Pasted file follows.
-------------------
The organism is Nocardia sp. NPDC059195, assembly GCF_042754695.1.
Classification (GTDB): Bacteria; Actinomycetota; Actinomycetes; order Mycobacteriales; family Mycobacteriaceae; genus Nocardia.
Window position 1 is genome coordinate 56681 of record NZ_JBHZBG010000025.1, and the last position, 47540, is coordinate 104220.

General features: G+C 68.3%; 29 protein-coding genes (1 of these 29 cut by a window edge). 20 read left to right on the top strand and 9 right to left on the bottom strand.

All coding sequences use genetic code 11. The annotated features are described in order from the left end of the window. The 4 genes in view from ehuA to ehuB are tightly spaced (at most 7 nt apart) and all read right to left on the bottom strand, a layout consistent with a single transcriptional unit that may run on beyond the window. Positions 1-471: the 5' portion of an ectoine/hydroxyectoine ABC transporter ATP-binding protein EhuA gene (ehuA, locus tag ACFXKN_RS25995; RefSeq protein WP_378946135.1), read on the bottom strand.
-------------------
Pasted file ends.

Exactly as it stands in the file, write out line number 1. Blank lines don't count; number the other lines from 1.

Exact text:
The organism is Nocardia sp. NPDC059195, assembly GCF_042754695.1.